Federal District Court Judge Roger Vinson ruled today that the law suit filed by the State of Florida, and joined by 19 other states, will go to trial.
When Florida filed the suit last March, the federal government filed what we lawyers call a Motion to Dismiss. In other words, the government took the position that Florida’s complaint had absolutely “no merit”. That’s a fancy legal term that best translates to “there is absolutely no way the State of Florida can win”.
The judge held arguments last month on the government’s motion, and he issued his ruling today. I have not had a chance to read the court’s opinion. But, what I do know is that the question of whether the individual mandate (that’s the part where you must buy insurance or else) is constitutional is one of the claims that will go to trial.
I’ll keep you posted once I read the opinion, but thought you’d at least like to know this much.
Judge Vinson’s opinion really takes the federal government to task on their argument that Congress had the power to mandate that all must buy insurance under its “power to tax.”
To summarize the foregoing, it “clearly appears” from the statute itself…that Congress did not intend to impose a tax when it imposed the penalty. To hold otherwise would require me to look beyond the plain words of the statute. I would have to ignore that Congress: (i) specifically changed the term in previous incarnations [both the Waxman and the Baucus] of the statute from “tax” to “penalty;” (ii) used the term “tax” in describing the several other exactions provided for in the Act; (iii) specifically relied on and identified its Commerce Clause power and not its taxing power; (iv) eliminated traditional IRS enforcement methods for the failure to pay the “tax;” and (v) failed to identify in the legislation any revenue that would be raised from it, notwithstanding that at least seventeen other revenue-generating provisions were specifically so identified. (see page 18)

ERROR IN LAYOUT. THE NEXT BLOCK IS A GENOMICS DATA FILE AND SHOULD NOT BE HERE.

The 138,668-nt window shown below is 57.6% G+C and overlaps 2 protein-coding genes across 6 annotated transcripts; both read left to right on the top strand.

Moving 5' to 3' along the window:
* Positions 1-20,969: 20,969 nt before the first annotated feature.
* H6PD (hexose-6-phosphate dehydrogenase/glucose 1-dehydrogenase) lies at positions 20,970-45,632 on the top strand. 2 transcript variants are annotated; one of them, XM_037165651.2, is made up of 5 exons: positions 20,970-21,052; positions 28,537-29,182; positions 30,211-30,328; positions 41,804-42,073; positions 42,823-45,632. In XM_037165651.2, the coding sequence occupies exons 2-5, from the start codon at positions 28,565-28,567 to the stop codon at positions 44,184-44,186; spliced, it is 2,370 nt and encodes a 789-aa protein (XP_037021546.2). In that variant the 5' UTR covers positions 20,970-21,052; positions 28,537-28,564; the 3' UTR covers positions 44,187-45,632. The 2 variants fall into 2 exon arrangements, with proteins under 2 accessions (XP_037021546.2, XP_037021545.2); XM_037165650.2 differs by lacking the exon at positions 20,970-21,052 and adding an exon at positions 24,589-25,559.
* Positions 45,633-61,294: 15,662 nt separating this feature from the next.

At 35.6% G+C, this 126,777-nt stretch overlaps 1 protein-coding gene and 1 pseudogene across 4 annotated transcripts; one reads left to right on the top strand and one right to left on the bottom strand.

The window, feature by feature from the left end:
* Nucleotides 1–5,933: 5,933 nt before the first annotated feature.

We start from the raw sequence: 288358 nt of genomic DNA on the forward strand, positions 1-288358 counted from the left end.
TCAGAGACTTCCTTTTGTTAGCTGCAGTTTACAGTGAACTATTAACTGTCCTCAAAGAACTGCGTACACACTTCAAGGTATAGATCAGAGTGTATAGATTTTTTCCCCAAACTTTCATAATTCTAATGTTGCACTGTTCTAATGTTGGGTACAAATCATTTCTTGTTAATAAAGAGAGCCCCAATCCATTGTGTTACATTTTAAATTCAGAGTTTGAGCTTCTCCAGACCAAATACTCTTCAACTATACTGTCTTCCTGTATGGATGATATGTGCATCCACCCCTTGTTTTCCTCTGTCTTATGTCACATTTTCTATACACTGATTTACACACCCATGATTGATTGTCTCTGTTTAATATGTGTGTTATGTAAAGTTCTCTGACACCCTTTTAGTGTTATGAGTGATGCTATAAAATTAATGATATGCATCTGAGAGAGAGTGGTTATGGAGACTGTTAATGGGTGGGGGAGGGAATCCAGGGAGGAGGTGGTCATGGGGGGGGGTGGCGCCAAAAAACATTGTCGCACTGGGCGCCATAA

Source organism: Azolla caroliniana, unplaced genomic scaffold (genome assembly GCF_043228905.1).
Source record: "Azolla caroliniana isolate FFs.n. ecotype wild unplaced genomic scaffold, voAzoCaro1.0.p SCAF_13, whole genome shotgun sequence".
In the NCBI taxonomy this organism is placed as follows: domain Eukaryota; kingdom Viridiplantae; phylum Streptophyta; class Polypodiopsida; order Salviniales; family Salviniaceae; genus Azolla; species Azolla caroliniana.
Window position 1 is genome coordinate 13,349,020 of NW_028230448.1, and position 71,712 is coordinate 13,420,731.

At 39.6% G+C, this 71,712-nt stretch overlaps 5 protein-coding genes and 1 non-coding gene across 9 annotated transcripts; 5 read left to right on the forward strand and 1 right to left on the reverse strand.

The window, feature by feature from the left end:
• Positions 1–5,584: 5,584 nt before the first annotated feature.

After referring to the federal government’s argument (that the penalty for failure to purchase insurance is really a tax) as an “Alice in Wonderland tack” (see page 28), the court went on to say,
[Congress] cannot, however, use a different linguistic with a perhaps secret understanding between themselves that the word [penalty], in fact, means something else entirely. (See page 29)
So, according to the court, if the individual mandate is to pass constitutional muster,
…it must be sustained as a penalty imposed in aid of an enumerated power, to wit, the Commerce Clause power.
And, as to the Commerce Clause argument, the court recognizes that using the Commerce Clause in this fashion is “without precedent”.
The individual mandate applies across the board. People have no choice and there is no way to avoid it. Those who fall under the individual mandate either comply with it, or they are penalized. It is not based on an activity that they make the choice to undertake. Rather, it is based solely on citizenship and on being alive. (See page 63)
And, in so saying, the court seriously undermines the federal government’s argument that 2 prior Supreme Court decisions clearly support the position that “inactivity” can be regulated under the Commerce Clause.
The federal government will have another chance to explain to the court why Congress can regulate inactivity at the scheduled December 16 hearing, but, it certainly appears that what the federal government has argued so far isn’t going to get the job done.